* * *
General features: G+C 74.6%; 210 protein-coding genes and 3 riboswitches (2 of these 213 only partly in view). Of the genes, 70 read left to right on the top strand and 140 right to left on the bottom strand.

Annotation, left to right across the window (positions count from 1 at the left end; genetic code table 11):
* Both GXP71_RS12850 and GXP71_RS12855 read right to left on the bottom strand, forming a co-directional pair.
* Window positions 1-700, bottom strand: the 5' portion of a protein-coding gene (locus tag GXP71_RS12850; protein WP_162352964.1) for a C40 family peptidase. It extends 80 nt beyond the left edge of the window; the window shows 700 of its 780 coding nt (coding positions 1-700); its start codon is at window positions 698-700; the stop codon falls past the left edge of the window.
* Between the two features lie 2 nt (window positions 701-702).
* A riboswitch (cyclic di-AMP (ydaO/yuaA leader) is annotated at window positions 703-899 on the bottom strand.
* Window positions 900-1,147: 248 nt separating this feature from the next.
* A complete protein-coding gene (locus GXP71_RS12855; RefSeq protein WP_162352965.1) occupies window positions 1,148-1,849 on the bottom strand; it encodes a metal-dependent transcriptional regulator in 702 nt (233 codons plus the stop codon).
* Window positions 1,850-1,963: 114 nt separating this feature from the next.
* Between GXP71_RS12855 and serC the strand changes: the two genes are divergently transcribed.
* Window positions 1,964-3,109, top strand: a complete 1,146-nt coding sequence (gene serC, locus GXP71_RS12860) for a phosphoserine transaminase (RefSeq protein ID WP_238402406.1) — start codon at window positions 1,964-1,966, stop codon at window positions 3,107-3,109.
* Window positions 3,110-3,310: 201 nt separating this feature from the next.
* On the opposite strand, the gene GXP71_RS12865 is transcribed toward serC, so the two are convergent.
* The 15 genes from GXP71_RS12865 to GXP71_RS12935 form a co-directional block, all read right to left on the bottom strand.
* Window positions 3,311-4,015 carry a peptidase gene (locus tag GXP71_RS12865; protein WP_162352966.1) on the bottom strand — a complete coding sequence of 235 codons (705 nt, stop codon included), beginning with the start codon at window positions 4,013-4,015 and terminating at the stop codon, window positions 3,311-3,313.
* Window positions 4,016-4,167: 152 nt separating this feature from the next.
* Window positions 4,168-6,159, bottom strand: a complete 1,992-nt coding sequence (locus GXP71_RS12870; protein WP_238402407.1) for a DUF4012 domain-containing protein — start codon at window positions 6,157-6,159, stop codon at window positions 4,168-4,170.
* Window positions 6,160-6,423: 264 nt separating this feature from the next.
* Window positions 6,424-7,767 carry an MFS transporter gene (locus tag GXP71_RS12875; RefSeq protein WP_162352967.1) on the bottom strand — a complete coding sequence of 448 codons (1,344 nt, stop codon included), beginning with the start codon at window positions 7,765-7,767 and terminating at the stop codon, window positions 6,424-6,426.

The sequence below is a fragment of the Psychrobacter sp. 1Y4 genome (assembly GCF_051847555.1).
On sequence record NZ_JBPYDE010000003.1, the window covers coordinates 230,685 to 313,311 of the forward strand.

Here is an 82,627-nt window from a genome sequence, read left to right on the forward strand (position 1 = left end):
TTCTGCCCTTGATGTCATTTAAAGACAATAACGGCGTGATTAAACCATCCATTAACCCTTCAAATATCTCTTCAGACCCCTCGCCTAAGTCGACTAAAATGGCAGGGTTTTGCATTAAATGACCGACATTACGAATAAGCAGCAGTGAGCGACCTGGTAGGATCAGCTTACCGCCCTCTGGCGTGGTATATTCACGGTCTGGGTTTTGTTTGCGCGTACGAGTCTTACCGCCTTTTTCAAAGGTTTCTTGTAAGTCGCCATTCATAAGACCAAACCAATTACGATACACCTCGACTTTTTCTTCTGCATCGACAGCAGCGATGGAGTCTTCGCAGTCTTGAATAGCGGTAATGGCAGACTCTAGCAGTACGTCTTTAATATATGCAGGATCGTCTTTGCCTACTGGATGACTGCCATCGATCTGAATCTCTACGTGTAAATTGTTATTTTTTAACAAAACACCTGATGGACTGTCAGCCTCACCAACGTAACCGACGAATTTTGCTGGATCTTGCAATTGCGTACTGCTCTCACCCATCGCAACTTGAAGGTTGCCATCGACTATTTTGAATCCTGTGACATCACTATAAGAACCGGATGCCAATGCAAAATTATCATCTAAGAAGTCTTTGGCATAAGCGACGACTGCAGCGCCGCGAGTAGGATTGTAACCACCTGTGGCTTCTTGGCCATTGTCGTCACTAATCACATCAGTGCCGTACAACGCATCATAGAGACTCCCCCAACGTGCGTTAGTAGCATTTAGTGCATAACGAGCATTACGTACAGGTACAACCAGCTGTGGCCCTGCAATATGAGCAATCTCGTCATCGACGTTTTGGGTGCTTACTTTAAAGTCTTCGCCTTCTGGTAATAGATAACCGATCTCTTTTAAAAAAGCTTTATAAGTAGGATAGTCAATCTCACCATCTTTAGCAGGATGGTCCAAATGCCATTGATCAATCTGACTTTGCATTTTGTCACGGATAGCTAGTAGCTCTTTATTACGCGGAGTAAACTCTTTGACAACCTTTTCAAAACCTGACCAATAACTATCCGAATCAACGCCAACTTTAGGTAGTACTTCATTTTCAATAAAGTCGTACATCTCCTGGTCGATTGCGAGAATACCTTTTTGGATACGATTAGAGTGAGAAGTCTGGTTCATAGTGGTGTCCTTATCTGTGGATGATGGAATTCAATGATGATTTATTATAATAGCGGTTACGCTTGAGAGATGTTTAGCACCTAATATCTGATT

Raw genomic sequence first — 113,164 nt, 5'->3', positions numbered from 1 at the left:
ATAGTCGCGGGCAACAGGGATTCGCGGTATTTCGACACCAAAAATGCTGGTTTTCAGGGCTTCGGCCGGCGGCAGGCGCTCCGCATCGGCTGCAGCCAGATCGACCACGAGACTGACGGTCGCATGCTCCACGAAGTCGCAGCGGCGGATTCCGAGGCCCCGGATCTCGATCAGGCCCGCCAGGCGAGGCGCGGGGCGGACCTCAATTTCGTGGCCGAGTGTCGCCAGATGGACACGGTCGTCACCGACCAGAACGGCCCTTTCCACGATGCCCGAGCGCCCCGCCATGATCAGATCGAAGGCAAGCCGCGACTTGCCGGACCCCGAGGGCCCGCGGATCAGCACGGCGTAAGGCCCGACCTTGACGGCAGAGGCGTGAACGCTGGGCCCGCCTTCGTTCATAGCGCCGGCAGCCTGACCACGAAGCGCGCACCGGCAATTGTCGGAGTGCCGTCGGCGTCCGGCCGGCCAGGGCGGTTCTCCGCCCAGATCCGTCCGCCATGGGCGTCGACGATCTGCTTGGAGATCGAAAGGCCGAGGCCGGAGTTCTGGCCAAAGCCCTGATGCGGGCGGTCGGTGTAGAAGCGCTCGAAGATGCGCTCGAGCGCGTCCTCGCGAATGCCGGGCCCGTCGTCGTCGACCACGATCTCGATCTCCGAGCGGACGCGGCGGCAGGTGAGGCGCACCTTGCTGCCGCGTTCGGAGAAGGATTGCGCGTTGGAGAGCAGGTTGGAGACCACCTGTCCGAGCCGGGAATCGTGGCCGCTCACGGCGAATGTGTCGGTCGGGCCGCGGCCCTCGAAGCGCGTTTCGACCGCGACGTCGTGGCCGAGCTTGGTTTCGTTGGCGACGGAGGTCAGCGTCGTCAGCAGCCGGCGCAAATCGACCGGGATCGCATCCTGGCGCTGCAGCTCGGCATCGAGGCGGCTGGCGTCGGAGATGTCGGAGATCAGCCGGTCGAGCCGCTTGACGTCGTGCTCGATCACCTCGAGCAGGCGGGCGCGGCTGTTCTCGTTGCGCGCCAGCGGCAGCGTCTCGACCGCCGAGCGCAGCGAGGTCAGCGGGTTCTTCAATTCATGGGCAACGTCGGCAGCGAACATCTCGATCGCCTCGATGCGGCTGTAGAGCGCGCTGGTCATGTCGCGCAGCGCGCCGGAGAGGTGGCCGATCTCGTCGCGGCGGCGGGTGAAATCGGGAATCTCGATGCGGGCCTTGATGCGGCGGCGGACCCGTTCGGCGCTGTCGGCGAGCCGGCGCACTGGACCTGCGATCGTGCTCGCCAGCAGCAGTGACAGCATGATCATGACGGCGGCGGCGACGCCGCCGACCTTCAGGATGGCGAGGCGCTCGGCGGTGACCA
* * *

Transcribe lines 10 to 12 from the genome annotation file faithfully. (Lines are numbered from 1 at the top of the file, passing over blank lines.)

* Between GXP71_RS12855 and serC the strand changes: the two genes are divergently transcribed.
* Window positions 1,964-3,109, top strand: a complete 1,146-nt coding sequence (gene serC, locus GXP71_RS12860) for a phosphoserine transaminase (RefSeq protein ID WP_238402406.1) — start codon at window positions 1,964-1,966, stop codon at window positions 3,107-3,109.
* Window positions 3,110-3,310: 201 nt separating this feature from the next.